It’s been over a decade since Yamaha promised it was getting out of the 2-stroke snowmobile business and by MY 2004 nearly every sled it built featured 4-stroke power.
It’s been an unprecedented undertaking considering the higher manufacturing costs and the weight penalty 4-strokes carry – particularly in an era when snowmobile weight has been front and center with consumers.
This year, Yamaha has opened doors into markets it has not held much court in for the last ten years. Case in point: The company is offering a pretty cool mountain Viper this year with 153 or 162-inch track choices.
The 162-incher is the one we think has the potential to convert a few 4-stroke-doubting mountaineers over to Yamaha turf and we’re anxious to see if it will be a sell-out success for the company.
All indications are it’s doing well and just as the marketing team felt, there is in fact, a group of altitude riders who find the prospect of a vertical 4-stroke appealing.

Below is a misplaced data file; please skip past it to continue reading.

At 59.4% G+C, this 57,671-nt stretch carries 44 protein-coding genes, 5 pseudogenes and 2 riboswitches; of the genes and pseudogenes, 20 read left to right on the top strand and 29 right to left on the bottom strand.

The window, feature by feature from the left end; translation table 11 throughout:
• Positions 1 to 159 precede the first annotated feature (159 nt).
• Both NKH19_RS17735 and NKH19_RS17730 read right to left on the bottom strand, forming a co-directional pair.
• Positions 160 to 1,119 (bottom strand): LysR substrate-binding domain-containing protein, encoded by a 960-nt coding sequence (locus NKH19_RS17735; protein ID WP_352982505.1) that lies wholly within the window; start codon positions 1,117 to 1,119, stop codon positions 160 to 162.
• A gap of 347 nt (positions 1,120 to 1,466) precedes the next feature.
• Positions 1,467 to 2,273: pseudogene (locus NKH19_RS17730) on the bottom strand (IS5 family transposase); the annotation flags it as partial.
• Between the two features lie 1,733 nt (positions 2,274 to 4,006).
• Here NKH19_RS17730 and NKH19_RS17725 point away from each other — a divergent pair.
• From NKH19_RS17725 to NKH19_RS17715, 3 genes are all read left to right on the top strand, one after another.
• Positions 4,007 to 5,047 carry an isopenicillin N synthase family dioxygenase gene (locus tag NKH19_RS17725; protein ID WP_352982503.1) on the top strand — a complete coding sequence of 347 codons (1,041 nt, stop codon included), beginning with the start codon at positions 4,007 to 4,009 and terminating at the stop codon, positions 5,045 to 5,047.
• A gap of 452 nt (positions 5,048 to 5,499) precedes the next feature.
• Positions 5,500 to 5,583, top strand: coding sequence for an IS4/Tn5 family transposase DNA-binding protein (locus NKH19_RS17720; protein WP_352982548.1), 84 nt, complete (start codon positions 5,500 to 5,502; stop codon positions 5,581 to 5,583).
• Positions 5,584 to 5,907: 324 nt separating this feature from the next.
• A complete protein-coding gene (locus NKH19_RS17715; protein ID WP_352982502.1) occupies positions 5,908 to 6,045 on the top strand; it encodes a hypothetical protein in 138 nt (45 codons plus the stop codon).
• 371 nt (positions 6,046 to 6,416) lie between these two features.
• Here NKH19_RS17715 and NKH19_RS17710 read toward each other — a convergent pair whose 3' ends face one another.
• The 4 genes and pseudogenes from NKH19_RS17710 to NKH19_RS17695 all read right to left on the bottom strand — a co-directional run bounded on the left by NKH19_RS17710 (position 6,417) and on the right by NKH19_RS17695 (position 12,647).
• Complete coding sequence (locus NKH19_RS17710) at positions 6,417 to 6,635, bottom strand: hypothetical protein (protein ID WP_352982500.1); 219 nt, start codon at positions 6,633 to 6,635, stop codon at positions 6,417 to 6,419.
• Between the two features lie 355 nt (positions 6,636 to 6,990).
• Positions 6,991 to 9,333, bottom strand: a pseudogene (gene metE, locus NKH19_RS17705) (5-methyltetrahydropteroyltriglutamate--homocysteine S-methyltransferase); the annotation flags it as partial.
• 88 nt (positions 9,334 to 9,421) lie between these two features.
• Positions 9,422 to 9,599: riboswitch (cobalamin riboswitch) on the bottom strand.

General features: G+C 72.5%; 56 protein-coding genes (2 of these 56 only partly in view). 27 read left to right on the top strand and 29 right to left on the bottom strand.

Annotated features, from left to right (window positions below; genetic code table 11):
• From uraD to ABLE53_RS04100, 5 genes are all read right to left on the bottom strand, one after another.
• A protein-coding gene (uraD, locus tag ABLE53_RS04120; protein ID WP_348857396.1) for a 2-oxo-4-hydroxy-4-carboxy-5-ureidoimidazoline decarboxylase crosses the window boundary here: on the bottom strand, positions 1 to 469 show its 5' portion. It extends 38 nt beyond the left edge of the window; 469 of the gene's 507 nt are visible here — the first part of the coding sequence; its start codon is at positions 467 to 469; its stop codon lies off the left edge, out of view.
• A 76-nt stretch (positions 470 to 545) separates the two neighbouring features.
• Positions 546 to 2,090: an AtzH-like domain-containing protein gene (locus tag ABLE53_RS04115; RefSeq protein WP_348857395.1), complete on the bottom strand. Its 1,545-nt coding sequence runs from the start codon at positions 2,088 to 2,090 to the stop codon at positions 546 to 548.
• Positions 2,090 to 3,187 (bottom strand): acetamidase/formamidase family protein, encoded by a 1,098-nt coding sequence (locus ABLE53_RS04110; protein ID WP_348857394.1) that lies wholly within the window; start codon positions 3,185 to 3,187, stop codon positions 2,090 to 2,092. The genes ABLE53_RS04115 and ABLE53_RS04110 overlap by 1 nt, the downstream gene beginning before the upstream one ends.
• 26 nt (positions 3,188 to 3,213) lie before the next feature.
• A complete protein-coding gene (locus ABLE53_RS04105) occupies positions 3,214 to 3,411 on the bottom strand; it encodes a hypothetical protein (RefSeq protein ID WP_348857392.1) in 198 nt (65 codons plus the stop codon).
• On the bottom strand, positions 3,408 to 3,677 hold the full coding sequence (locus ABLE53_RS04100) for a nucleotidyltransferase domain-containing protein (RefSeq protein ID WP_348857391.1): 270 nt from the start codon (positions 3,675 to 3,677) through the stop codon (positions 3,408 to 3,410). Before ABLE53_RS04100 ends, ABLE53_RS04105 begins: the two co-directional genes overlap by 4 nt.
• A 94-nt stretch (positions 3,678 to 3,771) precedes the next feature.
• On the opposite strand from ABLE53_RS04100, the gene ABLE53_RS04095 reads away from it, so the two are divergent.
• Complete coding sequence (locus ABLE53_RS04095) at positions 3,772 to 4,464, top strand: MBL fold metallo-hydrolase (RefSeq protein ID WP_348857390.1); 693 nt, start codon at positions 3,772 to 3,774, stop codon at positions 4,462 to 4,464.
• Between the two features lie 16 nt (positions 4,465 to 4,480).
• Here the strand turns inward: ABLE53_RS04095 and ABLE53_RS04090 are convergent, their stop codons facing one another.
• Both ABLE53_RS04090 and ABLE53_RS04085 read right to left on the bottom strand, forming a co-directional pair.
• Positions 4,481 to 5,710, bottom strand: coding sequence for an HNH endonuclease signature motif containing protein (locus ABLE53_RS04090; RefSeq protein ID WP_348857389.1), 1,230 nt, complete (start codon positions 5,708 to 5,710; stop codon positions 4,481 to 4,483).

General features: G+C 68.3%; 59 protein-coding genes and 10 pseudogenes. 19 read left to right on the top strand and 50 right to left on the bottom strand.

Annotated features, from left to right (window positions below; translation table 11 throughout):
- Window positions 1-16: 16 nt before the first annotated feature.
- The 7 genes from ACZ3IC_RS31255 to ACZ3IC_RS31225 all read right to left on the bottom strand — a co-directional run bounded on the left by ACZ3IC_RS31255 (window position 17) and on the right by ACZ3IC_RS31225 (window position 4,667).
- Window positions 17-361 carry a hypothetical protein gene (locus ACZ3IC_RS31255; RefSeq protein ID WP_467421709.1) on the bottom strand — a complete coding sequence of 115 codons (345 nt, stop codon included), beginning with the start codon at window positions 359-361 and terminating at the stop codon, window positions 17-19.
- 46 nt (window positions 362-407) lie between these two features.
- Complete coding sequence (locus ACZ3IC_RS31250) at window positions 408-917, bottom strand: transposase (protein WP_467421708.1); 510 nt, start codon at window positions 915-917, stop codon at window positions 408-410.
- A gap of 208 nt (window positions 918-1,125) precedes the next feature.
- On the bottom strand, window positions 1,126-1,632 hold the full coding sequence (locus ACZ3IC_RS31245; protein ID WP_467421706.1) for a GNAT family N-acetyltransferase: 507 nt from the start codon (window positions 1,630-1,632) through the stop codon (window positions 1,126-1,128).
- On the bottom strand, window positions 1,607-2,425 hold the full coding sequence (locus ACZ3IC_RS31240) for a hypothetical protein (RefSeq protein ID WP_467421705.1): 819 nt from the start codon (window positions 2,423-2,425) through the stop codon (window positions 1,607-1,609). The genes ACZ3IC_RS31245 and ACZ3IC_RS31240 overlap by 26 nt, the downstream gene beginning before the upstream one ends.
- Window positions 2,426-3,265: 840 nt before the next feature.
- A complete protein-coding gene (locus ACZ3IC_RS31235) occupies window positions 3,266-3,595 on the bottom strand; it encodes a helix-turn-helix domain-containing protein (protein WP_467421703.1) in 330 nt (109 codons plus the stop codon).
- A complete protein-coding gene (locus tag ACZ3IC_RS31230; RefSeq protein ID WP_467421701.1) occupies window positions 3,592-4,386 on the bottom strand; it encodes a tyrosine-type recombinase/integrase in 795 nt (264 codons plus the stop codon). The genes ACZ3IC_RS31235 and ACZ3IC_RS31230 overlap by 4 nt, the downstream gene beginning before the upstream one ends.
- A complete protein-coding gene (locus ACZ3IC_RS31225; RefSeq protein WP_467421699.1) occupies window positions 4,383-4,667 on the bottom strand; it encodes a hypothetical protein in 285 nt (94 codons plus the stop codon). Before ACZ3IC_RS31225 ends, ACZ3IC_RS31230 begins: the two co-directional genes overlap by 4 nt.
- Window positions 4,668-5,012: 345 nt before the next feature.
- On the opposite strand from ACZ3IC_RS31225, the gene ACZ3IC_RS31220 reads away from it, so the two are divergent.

It doesn’t hurt that Yamaha has made a really good turbocharger add-on kit available and hasn’t reneged on its OEM warranty if you do the upgrade.
Here’s where our speculation-meter starts to warm up. What if the new Mountain Viper does really well and Yamaha sees potential for bigger things in the vertical biz?
You probably already know Yamaha owns patented super-clean direct injection 2-stroke technology and has offered it in its marine division.
It’s no secret the cost to get a sophisticated 2-stroke mill EPA approved, tooled and down the assembly lines is much less involved and expensive than doing the same with a high performing 4-stroke.
We think, despite the fact it runs counter to what identity Yamaha has gained with 4-strokes, there’s real potential for this to happen.
Building a Yamaha-reliable DI 2-stroke would put the company right in the wheelhouse of its competitors and it would mean its future high performance sleds could compete head-to-head for weight, handling and floatation in markets it has vacated because of its 4-stroke-only mantra.
Hey, never forget this: To a snowmobile manufacturer, it’s all about making money. The way for Yamaha to make money is to compete in ALL markets.